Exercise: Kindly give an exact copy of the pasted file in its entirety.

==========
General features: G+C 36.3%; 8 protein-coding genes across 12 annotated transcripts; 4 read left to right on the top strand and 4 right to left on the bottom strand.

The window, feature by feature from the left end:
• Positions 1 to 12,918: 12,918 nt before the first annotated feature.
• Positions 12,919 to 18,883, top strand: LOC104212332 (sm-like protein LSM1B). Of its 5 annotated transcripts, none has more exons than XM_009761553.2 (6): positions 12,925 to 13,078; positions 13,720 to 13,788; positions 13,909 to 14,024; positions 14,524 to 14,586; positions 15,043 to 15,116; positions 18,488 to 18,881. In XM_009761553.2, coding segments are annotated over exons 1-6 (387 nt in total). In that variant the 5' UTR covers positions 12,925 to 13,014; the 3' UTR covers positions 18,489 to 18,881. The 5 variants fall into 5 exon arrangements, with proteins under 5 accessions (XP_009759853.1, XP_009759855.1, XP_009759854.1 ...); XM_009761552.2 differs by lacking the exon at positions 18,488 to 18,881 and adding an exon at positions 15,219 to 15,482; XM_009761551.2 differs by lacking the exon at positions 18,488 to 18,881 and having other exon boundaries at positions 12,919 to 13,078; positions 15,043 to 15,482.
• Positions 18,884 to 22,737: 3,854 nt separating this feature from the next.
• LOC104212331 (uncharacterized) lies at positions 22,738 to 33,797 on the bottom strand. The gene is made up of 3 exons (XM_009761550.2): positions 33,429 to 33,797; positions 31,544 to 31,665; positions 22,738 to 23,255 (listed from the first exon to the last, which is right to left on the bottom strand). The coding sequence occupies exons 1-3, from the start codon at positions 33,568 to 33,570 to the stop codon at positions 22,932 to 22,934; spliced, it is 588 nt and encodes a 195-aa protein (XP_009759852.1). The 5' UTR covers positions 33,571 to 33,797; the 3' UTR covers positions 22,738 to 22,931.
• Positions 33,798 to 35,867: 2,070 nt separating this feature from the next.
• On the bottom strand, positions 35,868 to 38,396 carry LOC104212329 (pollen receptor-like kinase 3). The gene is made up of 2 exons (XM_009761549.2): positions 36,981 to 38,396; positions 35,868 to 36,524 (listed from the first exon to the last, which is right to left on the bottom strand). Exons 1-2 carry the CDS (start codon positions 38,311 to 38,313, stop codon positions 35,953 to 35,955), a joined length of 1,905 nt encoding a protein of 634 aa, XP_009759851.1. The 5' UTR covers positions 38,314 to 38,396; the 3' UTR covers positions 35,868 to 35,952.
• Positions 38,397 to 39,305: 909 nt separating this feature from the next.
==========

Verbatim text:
General features: G+C 36.3%; 8 protein-coding genes across 12 annotated transcripts; 4 read left to right on the top strand and 4 right to left on the bottom strand.

The window, feature by feature from the left end:
• Positions 1 to 12,918: 12,918 nt before the first annotated feature.
• Positions 12,919 to 18,883, top strand: LOC104212332 (sm-like protein LSM1B). Of its 5 annotated transcripts, none has more exons than XM_009761553.2 (6): positions 12,925 to 13,078; positions 13,720 to 13,788; positions 13,909 to 14,024; positions 14,524 to 14,586; positions 15,043 to 15,116; positions 18,488 to 18,881. In XM_009761553.2, coding segments are annotated over exons 1-6 (387 nt in total). In that variant the 5' UTR covers positions 12,925 to 13,014; the 3' UTR covers positions 18,489 to 18,881. The 5 variants fall into 5 exon arrangements, with proteins under 5 accessions (XP_009759853.1, XP_009759855.1, XP_009759854.1 ...); XM_009761552.2 differs by lacking the exon at positions 18,488 to 18,881 and adding an exon at positions 15,219 to 15,482; XM_009761551.2 differs by lacking the exon at positions 18,488 to 18,881 and having other exon boundaries at positions 12,919 to 13,078; positions 15,043 to 15,482.
• Positions 18,884 to 22,737: 3,854 nt separating this feature from the next.
• LOC104212331 (uncharacterized) lies at positions 22,738 to 33,797 on the bottom strand. The gene is made up of 3 exons (XM_009761550.2): positions 33,429 to 33,797; positions 31,544 to 31,665; positions 22,738 to 23,255 (listed from the first exon to the last, which is right to left on the bottom strand). The coding sequence occupies exons 1-3, from the start codon at positions 33,568 to 33,570 to the stop codon at positions 22,932 to 22,934; spliced, it is 588 nt and encodes a 195-aa protein (XP_009759852.1). The 5' UTR covers positions 33,571 to 33,797; the 3' UTR covers positions 22,738 to 22,931.
• Positions 33,798 to 35,867: 2,070 nt separating this feature from the next.
• On the bottom strand, positions 35,868 to 38,396 carry LOC104212329 (pollen receptor-like kinase 3). The gene is made up of 2 exons (XM_009761549.2): positions 36,981 to 38,396; positions 35,868 to 36,524 (listed from the first exon to the last, which is right to left on the bottom strand). Exons 1-2 carry the CDS (start codon positions 38,311 to 38,313, stop codon positions 35,953 to 35,955), a joined length of 1,905 nt encoding a protein of 634 aa, XP_009759851.1. The 5' UTR covers positions 38,314 to 38,396; the 3' UTR covers positions 35,868 to 35,952.
• Positions 38,397 to 39,305: 909 nt separating this feature from the next.